Please Note: This article is written for users of the following Microsoft Word versions: 2007 and 2010. If you are using an earlier version (Word 2003 or earlier), this tip may not work for you. For a version of this tip written specifically for earlier versions of Word, click here: Inserting Different Dashes.

Inserting Different Dashes

by Allen Wyatt
(last updated October 17, 2018)

8

Typographers use different dashes for different purposes. The only difference between the dashes is their width. For instance, you get one type of dash when you press on the minus key-it is a dash that is very narrow. A longer dash is called an en dash, because it is the same width as a lowercase n. An en-dash is typically used to denote ranges of numbers. Wider still is the em-dash, which is just as wide as a lowercase m. The em-dash is typically used in sentences, as a dash between clauses. To insert an en-dash in your document, hold down the Alt key and type 0150 on the numeric keypad; an em-dash is produced by holding down the Alt key and typing 0151.

Another way to insert the dashes is to use the minus key on the numeric keypad. If you press Ctrl+- (remember, on the numeric keypad), then Word inserts an en-dash. The wider em-dash is inserted by using Ctrl+Alt+-.

WordTips is your source for cost-effective Microsoft Word training. (Microsoft Word is the most popular word processing software in the world.) This tip (9319) applies to Microsoft Word 2007 and 2010. You can find a version of this tip for the older menu interface of Word here: Inserting Different Dashes.

Author Bio

Allen Wyatt

With more than 50 non-fiction books and numerous magazine articles to his credit, Allen Wyatt is an internationally recognized author. He is president of Sharon Parq Associates, a computer and publishing services company. ...

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Comments

If you would like to add an image to your comment (not an avatar, but an image to help in making the point of your comment), include the characters [{fig}] in your comment text. You’ll be prompted to upload your image when you submit the comment. Maximum image size is 6Mpixels. Images larger than 600px wide or 1000px tall will be reduced. Up to three images may be included in a comment. All images are subject to review. Commenting privileges may be curtailed if inappropriate images are posted.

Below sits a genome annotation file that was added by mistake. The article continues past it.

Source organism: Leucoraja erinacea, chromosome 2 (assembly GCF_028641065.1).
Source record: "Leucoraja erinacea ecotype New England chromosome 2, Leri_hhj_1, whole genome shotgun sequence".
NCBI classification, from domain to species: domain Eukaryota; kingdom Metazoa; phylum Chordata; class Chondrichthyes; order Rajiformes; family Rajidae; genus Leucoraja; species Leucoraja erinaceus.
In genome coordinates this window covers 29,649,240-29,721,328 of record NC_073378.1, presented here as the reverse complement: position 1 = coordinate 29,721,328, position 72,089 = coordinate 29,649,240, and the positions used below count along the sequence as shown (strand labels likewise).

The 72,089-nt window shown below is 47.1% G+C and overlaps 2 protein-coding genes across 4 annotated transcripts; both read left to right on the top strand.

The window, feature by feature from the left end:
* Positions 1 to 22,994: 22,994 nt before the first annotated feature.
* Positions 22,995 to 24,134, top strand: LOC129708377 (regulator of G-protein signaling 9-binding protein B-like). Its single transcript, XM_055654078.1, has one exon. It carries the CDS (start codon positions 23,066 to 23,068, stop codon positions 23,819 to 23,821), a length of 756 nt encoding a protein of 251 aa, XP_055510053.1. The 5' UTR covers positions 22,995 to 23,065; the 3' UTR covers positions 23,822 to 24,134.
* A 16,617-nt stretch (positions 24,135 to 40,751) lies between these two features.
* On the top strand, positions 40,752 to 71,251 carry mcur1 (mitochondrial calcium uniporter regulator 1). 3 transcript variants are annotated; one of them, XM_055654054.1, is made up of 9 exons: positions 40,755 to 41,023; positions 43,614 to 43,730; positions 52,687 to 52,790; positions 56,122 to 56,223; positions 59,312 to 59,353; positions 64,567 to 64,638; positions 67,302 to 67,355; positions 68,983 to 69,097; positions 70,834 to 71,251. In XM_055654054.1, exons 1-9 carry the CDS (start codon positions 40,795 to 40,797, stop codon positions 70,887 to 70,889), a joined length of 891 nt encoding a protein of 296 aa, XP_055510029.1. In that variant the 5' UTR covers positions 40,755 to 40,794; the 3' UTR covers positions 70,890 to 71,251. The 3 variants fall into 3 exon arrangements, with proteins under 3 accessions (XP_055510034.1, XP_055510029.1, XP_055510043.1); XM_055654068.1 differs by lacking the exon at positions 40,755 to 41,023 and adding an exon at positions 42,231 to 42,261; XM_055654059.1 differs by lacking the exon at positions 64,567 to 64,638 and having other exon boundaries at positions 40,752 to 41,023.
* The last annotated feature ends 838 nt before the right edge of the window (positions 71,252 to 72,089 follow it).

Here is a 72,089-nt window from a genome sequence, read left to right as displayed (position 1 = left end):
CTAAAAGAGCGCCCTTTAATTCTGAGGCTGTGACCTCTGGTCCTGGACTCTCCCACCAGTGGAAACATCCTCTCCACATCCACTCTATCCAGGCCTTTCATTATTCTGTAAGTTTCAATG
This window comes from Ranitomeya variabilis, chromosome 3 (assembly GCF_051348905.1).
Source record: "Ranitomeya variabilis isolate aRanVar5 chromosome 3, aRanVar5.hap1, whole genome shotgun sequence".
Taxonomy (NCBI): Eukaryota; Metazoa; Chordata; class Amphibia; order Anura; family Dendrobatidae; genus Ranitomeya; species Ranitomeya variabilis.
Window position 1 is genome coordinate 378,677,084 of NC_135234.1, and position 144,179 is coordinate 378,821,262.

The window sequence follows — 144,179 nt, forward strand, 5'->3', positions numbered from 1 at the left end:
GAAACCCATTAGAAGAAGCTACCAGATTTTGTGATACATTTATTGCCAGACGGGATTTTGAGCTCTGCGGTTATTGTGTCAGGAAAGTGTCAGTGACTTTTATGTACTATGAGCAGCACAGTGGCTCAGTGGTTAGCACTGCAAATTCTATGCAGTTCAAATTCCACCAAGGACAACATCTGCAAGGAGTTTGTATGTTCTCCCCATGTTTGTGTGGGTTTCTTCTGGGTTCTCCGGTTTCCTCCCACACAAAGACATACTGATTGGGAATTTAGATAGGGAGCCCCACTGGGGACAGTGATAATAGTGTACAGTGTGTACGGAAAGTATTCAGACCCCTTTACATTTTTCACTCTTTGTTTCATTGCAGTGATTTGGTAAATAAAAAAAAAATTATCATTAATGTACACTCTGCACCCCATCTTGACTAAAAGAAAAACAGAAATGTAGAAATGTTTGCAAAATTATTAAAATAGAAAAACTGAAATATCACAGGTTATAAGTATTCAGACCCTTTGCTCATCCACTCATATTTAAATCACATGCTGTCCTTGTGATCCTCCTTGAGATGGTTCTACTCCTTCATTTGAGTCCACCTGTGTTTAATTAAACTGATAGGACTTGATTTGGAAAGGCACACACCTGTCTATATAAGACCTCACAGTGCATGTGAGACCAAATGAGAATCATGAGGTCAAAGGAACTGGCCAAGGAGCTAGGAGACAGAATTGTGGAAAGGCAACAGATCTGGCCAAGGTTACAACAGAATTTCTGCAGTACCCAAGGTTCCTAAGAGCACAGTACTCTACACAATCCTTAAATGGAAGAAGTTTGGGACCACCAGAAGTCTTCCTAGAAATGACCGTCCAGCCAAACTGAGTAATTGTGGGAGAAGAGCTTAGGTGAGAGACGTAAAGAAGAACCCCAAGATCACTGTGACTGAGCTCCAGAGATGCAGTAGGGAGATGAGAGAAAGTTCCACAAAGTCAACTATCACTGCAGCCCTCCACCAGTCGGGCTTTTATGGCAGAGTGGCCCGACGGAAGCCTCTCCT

What is seven more than 7?

2019-05-16 20:23:48

Heidi Thaens

Years ago someone taught me this, and I forgot it until today, when I was confronted by a horde of ranges with hyphens in between. And this is ridiculously easy. In the search box, put a hyphen in the "search" space. Then put this ^= in the replace space, and when you hit "replace," you'll get an en dash. The same procedure will give you an em dash if you put ^+ in the replace box. I AM SO HAPPY THAT I WAS ABLE TO REMEMBER THIS!

-- Heidi


2018-10-19 10:56:51

Malcolm Patterson

Andrew, the no-width non-breaking space works as you suggested, Thanks! (It can also be inserted as Unicode: type 200D then Alt+X.)


2018-10-19 09:39:47

Andrew

Malcom, try inserting a "No-Width Non Break" where the unwanted break occurs (available in from the Special Characters tab of the Symbol dialog).


2018-10-18 12:38:02

Malcolm Patterson

Is there a non-breaking en-dash? It would be useful to avoid splitting a range across a line break, and easy enough to insert a normal en-dash when the result is a margin that's too ragged (or fully justified text that's too widely spaced).


2018-10-17 09:42:20

Bruce

I found this tip very interesting. I have noticed that if I type a dash in a sentence sometimes word replaces it with a longer dash if text follows the dash. Is word automatically changing to the em-dash?
Bruce


2018-10-17 09:18:15

Lew Kaye-Skinner

An easier way to insert en- and em-dashes is simply to press the hyphen key twice for en or three times for em.


2018-06-18 09:44:21

Andrew

Set up the term "Auto-Correct" in your word document with the non-breaking hyphen (using Ctrl-Shift-_ or the insert symbol menu). Select the term, then, while the term is still selected, go to File->Options->Proofing and click on AutoCorrect Options. Make sure you're on the AutoCorrect tab. Your selected text should be shown in the replace "with" box with the nonbreaking hyphen shown as an asterisk (*). Make sure "Replace text as you type" is selected and beneath it select the "Formatted text" radio button. This should change the asterisk to a hyphen. In the "Replace" box add the "ac" (or other appropriate text). Click the "add" button (or "replace" if it was already defined), and then test it out.


2018-06-16 11:19:06

Phil Reinemann

How can one enter a non-breaking dash into auto-correct? Example, assume "Auto-Correct" is the company name and "A-C" is an acceptable corporate abbreviation. My auto-correction changes 'ac' to A-C (AC not allowed in the ID standard) but at the end of the line it will break into "A-" and "C" on the next line. "A-C" must not break. Also, the company name "Auto-Correct" must not break between lines (as it appears to have done after I entered this paragraph on the web page - I don't know how it will appear when this comment is submitted).

The same may apply for family names too, like "Smith-Jones".

This is the image of what I typed (above) before submitting: (see Figure 1 below)


Figure 1. Image of broken hyphen prior to submission




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